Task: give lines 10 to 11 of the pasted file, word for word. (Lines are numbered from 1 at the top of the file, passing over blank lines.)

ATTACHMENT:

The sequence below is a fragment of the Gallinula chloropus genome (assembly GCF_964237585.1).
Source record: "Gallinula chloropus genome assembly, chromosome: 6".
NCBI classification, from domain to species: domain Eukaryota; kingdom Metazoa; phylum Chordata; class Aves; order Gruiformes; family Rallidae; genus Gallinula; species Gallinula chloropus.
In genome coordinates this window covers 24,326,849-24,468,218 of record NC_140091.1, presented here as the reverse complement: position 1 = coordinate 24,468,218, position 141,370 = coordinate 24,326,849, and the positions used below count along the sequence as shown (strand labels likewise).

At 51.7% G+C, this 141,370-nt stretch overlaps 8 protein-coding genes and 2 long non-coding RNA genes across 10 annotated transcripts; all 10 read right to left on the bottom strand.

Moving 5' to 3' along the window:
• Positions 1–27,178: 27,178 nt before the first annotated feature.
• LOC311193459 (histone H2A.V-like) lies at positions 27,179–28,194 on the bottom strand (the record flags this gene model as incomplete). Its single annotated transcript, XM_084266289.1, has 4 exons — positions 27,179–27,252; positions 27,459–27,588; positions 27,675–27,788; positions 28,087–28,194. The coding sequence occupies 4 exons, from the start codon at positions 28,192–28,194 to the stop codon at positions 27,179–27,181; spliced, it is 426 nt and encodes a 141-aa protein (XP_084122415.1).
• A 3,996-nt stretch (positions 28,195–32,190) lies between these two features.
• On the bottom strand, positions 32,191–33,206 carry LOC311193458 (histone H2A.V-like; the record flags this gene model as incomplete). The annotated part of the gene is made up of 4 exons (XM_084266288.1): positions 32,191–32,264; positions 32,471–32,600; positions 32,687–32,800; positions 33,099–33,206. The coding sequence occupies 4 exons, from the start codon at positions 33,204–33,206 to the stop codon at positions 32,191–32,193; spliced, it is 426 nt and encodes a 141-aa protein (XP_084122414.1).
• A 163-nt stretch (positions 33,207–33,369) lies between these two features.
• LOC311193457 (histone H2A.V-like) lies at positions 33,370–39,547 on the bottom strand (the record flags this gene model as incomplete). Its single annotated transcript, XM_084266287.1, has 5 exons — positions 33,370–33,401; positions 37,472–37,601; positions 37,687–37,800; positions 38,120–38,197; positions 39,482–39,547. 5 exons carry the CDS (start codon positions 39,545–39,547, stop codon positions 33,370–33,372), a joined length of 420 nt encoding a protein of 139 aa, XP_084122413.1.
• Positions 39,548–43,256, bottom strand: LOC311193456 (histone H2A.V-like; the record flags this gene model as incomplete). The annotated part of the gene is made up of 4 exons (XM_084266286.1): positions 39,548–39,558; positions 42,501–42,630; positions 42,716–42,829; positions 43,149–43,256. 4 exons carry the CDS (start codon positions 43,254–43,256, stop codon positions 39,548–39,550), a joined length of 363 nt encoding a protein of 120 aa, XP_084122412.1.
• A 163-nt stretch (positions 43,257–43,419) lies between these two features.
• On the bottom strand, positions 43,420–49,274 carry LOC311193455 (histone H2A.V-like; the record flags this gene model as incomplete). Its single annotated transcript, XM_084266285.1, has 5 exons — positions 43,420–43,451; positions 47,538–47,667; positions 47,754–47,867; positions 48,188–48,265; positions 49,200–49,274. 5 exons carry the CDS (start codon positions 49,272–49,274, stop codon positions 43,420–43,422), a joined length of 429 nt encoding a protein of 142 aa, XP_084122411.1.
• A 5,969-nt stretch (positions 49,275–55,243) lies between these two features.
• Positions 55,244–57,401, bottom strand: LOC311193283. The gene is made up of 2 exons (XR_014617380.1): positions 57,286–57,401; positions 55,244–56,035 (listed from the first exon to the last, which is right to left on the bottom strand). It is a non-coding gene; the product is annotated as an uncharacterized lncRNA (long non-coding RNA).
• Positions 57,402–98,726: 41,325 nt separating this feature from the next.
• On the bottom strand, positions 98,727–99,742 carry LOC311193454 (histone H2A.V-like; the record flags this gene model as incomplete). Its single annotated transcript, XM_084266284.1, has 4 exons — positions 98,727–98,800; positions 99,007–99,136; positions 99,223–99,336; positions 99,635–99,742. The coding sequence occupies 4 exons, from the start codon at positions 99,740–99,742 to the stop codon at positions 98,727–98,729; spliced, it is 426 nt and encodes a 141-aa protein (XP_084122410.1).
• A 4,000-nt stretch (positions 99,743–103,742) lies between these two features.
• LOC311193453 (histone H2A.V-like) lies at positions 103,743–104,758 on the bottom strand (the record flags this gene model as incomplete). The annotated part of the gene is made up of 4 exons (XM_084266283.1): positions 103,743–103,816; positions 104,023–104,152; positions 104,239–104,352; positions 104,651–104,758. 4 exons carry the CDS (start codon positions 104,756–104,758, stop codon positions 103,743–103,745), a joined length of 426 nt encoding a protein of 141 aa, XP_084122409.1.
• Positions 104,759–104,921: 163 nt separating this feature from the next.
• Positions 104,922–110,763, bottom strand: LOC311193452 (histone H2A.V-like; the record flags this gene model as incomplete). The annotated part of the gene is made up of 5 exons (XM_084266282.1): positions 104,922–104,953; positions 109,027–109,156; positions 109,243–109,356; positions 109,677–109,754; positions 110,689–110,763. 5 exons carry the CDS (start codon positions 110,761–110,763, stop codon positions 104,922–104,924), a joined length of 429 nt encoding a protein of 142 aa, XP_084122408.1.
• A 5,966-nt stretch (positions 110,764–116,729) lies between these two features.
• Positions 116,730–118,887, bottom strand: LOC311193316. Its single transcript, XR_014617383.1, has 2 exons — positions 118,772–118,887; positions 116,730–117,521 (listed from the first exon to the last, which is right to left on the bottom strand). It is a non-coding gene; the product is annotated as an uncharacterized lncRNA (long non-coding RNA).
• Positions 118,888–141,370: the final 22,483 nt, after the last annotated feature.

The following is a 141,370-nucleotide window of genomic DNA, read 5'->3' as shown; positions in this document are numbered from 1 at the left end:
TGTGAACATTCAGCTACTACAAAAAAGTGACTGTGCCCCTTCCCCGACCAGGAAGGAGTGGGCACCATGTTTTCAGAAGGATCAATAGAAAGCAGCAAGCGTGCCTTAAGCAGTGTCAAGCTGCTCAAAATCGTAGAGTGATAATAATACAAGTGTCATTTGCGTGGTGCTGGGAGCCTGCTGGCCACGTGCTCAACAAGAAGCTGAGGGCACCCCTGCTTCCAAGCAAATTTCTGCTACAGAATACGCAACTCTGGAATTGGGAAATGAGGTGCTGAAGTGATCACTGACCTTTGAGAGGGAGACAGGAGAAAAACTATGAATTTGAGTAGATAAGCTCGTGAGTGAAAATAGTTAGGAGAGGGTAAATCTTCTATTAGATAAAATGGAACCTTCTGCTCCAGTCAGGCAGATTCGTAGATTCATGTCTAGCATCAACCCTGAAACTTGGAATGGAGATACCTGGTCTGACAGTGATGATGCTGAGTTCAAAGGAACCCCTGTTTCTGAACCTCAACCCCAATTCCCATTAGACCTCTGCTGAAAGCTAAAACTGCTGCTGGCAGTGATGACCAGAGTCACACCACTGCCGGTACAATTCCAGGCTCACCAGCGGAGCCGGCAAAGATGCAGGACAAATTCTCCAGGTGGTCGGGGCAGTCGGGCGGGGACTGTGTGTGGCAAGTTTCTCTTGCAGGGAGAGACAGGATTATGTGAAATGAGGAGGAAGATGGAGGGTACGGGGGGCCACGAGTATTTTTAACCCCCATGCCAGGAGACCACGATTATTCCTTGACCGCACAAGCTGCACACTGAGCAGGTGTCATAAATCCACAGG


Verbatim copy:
• On the bottom strand, positions 32,191–33,206 carry LOC311193458 (histone H2A.V-like; the record flags this gene model as incomplete). The annotated part of the gene is made up of 4 exons (XM_084266288.1): positions 32,191–32,264; positions 32,471–32,600; positions 32,687–32,800; positions 33,099–33,206. The coding sequence occupies 4 exons, from the start codon at positions 33,204–33,206 to the stop codon at positions 32,191–32,193; spliced, it is 426 nt and encodes a 141-aa protein (XP_084122414.1).
• A 163-nt stretch (positions 33,207–33,369) lies between these two features.